6. You’re Nobody Til Somebody Loves You
Song Year: 1964
Don’t be deceived by the position of this song on our list of the best Dean Martin songs. Despite never getting above number 25 on the ranking charts, it was a fan favorite. It wasn’t a Dean Martin concert if he didn’t sing “You’re Nobody Til Somebody Loves You” at least once.
Song Year: 1954
“Sway” is all about falling in love with your dance partner. That makes the tango rhythm and off-beats more than appropriate. They’re an essential part of the storytelling.
Adding to the musical color and tango sensibility is a Spanish guitar and finger snaps.
Martin’s vocal line blends passion, sultriness, and the elegant languor of the tango-step. Dancing may not be how the average couple falls in love, but Martin certainly makes it sound seductive.
8. Return to Me
Song Year: 1958
Many of the best Dean Martin songs are love songs and “Return to Me” is no exception.
The music accentuates the sense of vulnerability Martin brings to the lyrics, which pushes him to make octave leaps. They leave his voice raw and exposed, which is perfect for a song about a deserted lover.
Martin infuses the music with tenderness and an impeccably smooth vocal line. It’s the crooner’s version of the bel canto technique but with shorter musical phrases.
9. Ain’t That A Kick In The Head
Song Year: 1960
Not all of Dean Martin’s best songs are slow and languorous. Here’s an upbeat, fast-paced song popularized by Martin. Typical of many of the songs discussed, this has a brassy, big-band sound.
It got a new lease of life when it appeared in the 2006 film Ocean’s Eleven. It put Martin back on the map after years of being written off as an old-world crooner with antiquated technique.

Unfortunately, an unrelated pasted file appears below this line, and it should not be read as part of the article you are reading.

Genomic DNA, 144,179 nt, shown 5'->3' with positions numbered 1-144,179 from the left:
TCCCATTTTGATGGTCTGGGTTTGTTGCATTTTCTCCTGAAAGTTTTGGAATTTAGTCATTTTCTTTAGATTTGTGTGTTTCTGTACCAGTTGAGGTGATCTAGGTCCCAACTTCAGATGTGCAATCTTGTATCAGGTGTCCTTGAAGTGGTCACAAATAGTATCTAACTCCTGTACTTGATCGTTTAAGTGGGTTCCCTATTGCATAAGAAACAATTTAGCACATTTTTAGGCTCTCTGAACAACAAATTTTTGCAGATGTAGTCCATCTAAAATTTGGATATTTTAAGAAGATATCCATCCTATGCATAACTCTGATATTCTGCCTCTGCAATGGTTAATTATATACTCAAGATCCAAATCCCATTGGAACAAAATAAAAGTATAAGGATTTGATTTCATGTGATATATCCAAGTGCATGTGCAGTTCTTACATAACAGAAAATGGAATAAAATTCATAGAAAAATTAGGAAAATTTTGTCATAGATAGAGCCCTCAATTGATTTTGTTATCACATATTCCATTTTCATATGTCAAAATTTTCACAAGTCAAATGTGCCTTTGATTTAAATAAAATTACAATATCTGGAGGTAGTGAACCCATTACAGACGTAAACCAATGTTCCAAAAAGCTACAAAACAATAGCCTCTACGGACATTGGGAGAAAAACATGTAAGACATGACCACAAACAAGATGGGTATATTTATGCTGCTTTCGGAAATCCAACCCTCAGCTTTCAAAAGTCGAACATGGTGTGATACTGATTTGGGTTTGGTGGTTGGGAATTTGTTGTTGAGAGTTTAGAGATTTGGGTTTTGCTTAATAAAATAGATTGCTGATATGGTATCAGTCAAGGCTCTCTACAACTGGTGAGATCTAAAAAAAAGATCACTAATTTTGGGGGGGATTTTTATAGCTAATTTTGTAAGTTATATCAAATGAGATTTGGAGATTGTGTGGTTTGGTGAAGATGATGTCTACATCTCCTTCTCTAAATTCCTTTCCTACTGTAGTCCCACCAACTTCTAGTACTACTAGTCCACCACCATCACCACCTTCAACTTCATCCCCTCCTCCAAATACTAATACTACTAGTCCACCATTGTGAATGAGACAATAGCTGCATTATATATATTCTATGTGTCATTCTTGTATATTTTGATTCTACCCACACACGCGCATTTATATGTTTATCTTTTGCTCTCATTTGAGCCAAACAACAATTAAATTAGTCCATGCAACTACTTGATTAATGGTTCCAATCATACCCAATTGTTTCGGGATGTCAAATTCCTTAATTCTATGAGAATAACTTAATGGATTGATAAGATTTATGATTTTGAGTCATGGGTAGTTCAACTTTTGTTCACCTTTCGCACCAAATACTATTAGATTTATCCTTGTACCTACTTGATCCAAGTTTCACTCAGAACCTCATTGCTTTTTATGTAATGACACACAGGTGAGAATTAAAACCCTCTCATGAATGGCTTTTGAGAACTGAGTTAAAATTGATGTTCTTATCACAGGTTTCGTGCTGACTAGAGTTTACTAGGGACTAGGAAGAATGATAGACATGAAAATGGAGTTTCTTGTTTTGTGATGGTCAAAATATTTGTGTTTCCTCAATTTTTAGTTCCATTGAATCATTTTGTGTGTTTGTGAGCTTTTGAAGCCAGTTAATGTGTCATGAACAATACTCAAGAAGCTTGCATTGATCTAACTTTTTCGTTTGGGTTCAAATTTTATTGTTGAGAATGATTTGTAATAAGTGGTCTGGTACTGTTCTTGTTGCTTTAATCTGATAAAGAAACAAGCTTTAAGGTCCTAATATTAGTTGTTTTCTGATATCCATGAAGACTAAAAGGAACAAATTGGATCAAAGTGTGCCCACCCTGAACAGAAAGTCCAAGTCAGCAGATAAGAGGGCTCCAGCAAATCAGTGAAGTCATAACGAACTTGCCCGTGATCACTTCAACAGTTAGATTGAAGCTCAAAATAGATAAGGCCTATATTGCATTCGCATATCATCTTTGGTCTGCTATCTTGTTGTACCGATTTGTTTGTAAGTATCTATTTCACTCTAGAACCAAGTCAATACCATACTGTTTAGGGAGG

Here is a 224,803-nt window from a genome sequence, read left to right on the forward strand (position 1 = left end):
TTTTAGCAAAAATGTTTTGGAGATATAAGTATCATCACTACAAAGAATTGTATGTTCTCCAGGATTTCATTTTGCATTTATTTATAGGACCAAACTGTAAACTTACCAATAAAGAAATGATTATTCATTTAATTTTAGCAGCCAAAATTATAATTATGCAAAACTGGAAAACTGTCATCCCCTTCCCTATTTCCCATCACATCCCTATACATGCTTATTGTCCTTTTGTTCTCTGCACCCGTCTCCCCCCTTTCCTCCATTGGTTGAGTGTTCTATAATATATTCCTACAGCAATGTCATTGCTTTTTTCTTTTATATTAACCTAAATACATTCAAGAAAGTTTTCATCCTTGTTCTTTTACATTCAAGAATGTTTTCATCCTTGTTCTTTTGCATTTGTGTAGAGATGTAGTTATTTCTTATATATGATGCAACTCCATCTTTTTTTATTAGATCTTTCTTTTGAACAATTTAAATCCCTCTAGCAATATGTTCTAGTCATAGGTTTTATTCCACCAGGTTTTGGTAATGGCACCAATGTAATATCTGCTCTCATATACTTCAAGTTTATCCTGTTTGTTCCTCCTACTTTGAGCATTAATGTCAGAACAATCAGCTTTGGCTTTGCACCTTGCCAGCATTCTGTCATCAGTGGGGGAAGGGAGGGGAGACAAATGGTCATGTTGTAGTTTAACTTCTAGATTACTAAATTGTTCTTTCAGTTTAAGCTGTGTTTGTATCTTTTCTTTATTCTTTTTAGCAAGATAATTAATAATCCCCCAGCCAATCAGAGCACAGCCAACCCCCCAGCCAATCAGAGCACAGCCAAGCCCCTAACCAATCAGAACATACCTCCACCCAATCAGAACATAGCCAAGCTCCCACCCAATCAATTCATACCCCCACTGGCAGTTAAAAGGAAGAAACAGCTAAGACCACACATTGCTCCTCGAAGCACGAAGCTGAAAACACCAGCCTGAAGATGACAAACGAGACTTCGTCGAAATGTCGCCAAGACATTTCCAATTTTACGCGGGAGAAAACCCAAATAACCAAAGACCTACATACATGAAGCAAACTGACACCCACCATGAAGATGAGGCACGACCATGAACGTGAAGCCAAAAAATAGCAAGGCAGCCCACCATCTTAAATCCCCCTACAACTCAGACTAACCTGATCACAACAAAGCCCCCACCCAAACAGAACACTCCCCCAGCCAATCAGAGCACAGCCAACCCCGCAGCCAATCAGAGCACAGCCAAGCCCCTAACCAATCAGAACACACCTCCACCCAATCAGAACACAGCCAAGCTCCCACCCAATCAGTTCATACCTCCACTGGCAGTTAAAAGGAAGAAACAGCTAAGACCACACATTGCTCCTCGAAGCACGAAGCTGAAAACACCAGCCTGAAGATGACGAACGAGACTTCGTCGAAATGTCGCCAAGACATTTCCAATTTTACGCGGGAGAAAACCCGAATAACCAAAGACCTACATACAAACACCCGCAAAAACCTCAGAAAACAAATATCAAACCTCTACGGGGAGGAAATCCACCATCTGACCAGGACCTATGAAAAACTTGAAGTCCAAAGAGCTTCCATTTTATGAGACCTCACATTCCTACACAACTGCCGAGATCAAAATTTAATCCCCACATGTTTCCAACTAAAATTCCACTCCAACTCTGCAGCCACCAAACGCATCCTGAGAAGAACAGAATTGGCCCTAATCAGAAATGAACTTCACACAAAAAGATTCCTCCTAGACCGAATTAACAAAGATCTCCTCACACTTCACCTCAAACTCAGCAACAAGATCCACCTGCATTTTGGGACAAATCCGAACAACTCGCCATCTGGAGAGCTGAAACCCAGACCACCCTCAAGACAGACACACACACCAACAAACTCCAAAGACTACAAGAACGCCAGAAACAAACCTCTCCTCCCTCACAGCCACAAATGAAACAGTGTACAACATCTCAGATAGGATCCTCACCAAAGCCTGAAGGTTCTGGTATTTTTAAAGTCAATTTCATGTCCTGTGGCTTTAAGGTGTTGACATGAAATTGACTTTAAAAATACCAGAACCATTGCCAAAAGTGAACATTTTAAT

Bizarrely, although almost every Dean Martin album features “Ain’t That A Kick In The Head” it never got released as a single. Even so, it was a fan favorite and featured prominently at concerts.
10. Come Back To Sorrento
Song Year: 1953
Part of the success of “Come Back to Sorrento” is its unapologetic sentimentality. Right from the opening bars, it’s full of shimmering strings and smooth legato phrasing.
Martin makes it sound like a musical caress. He’s always inviting the listener to lean closer and listen harder. The impression is that Martin is singing just for you. The switch midway through to English lyrics helps English speakers understand what’s happening.
But by then, it’s a moot point; Martin already has his audience eating out of his hand.
11. On An Evening In Roma
Song Year: 1959
Another of the best Dean Martin songs is “On An Evening In Roma.”
It stands out for its playful, off-kilter rhythm. It lilts in surprising, almost drunken directions. That’s not true of Martin’s vocals, though. Despite the rollicking rhythm, his voice is smooth. That’s true whether he’s skipping Italian syllables like stones or taking English phrases at a conversational canter.
There’s also a charmingly playful quality to Martin’s singing. He’s having fun with those atypical rhymes and Italian interjections, and it's infectious.
Another lovely touch is the plucked guitar in harmony. That, combined with the marcato choir, beautifully evokes a vibrant evening in an Italian café.